Travel Magic: Silence

We did just about everything wrong – leaving late (it takes a force of nature to detach the man from a Godfather marathon) and taking the most wrong, scenic route possible – but we managed to get to Joshua Tree National Park in time to see a couple of coyotes out and about. Oh, and those trees. The Joshua ones.

Joshua Tree National Park at sunset

And then night fell. Blam and kablooey. (If this was a comic book, I mean.) We were on the edge of the Mojave Desert. It’s how night falls. Hard and clear and cold.

We headed  a few miles west to Pioneertown’s Pappy & Harriet’s, the cool little joint that musicians love to play. We were meeting our friend for a little food, a little beer, a little music.  After dinner, I stepped outside to spend a few minutes with a cigarette and the jewels of the winter’s night sky, bright and perfect and silent.

And then the door opened and people poured out. Visiting from LA, where light pollution obscures just about everything upward, they were appropriately impressed by the sky. I think. At least they said, ‘Oh, look!’ One man even spent the entire time everyone else was good-bye-ing saying, ‘That’s Orion. I think that’s Orion. Isn’t that Orion? That’s Orion.’

And then they left. And I thought: shit. That was unmagical.

Joshua Trees in silhouette

I couldn’t do without magic, without feeling I was witnessing some secret wonderfulness.  I grew up on those moments, dreamed those moments, when there was only my imagination and the world and we had to figure it out on our own. Oh hell. I’m almost 55. Except for Mary Poppins, there wasn’t any vocabulary- words or visual – to dip into and paint a wonderland with, so whatever I created, I really claimed as my own.  I kept it close and private, not as a way of protecting it or myself, but for easy access.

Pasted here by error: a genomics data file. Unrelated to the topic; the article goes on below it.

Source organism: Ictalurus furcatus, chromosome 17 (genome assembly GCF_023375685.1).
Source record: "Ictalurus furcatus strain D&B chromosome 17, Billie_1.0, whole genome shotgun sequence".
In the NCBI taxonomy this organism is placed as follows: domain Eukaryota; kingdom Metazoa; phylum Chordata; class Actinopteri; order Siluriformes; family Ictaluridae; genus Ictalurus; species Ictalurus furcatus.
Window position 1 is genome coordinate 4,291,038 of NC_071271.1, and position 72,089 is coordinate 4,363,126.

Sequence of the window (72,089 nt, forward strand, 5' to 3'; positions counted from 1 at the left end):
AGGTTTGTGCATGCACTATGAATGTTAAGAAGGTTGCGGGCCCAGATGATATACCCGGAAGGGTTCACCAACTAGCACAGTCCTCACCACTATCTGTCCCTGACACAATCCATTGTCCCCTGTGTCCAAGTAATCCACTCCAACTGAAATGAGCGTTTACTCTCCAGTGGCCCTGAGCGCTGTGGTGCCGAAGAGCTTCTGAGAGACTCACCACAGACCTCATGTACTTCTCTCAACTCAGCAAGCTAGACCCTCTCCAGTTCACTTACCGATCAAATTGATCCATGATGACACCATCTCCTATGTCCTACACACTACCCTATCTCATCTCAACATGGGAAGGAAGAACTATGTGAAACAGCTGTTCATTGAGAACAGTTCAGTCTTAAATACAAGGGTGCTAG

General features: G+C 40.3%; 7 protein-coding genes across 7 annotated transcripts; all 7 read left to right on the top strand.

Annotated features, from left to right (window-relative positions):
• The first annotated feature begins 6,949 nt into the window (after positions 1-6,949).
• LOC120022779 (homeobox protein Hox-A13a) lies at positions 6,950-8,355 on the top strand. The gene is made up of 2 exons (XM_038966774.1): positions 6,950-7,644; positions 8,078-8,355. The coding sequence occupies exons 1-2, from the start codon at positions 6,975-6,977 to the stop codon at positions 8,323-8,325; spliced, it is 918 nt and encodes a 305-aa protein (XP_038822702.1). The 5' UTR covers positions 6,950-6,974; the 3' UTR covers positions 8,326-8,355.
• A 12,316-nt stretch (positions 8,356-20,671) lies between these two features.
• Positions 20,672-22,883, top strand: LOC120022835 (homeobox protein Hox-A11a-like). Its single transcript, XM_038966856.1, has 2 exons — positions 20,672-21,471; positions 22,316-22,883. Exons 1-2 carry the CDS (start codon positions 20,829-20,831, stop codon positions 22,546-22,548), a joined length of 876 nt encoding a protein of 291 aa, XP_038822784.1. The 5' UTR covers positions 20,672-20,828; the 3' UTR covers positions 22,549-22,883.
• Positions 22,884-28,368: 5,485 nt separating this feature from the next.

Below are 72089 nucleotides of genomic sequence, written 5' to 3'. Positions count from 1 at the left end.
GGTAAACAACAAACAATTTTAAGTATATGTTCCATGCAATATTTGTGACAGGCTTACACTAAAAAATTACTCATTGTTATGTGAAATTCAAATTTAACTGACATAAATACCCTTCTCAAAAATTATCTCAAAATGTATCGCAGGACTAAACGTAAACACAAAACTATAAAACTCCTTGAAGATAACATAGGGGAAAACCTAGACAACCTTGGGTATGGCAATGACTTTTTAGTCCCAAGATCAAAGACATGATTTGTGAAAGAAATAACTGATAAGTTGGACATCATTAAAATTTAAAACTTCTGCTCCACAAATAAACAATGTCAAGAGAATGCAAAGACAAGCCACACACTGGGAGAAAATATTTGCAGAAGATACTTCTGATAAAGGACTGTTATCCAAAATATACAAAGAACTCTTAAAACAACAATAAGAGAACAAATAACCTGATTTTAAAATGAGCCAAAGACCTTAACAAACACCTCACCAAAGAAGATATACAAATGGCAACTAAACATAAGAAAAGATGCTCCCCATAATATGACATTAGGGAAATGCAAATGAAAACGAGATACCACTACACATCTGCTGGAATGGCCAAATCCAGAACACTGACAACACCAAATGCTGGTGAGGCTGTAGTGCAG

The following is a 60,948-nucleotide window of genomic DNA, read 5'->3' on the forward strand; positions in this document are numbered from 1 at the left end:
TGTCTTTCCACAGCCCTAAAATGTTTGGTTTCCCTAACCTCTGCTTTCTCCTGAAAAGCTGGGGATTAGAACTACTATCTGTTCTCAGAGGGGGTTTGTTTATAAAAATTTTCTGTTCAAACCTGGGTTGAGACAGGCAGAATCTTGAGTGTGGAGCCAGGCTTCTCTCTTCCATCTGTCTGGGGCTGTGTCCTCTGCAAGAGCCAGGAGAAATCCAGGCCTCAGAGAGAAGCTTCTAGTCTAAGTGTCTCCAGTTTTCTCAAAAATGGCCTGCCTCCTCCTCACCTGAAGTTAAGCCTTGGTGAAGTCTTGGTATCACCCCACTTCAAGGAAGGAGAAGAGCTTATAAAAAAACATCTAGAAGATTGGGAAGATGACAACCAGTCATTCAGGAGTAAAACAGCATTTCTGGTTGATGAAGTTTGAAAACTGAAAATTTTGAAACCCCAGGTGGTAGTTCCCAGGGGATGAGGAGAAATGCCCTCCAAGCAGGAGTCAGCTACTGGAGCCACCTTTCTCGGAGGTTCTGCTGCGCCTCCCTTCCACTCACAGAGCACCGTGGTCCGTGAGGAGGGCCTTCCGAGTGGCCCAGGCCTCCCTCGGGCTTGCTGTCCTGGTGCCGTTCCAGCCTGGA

Years later, I’m glad for all the Harry Pottery-Lord of the Rings- CGI wizardry . I’m glad the world has seen what magic can look like. I’m glad there’s material to help spark imaginations. The magic I conjured and loved so much, though, wasn’t … fictional. It wasn’t escapism or invention or fantasy. It was the magic that’s really here. There. And I put it to use when I traveled.

I liked traveling alone and being by myself, in general, so I could be in silence. I didn’t just cherish it; I was greedy for the stuff. In silence was when magic revealed itself.  Nighttime and snowfall were the easiest, when the world settled down, too, but – those moments in a day! Walking up a worn staircase, catching the glitter of sidewalks on a scorching bright summer day. The clinking and faint clatter of a neighbor’s dishes.

I don’t have that alone time now. Life and partnership and family deserve minor sacrifices and compromises and private, silent time is one of the first things to go.

The night out at Joshua Tree, though, reminded me the magical didn’t disappear. I just made the mistake of trying to share it. We’re talkers, people are. We like to announce our observations.  I don’t know why. To get confirmation? To help someone see? If someone’s not paying attention, that’s kind of their problem.

I think this year, I’ll give silence another shot.  That’s Orion, isn’t it?

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3 thoughts on “Travel Magic: Silence

  1. The worst thing about talking is when you’re talking to someone and they don’t answer. So I’m answering, sending a ping across your bow. I was looking a a book of art today in Starbucks, hiding from the construction noise at my house (bang, bang, bang, silence, bang, bang, crash, SAW), and I saw a painting named Revery by Mary Cassatt of a woman contemplating a flower. It struck me. Why does no one have a revery anymore? Everywhere has screens (except Starbucks, yeah!) on the wall, or people everywhere with screens and phones. I never see anyone just contemplating something other than a screen. I want to have a revery every day from now on, whether or not I’m contemplating Orion at that moment. And yes, I bet it was Orion. 🙂 Brenda

  2. Oh,what a good, good word, Brenda! That’s one of the extra benefits of silence (for me, at least), the way it makes it so much easier to slip into that state. I can contemplate without hardly trying. I contemplate way too much, in fact. But getting all dreamy and floating around … it’s excellent. Like yoga, without having to do the yoga.

    I’m going to try that, too, getting some reverie going. First I’ll have to do better at the silence. Hm.

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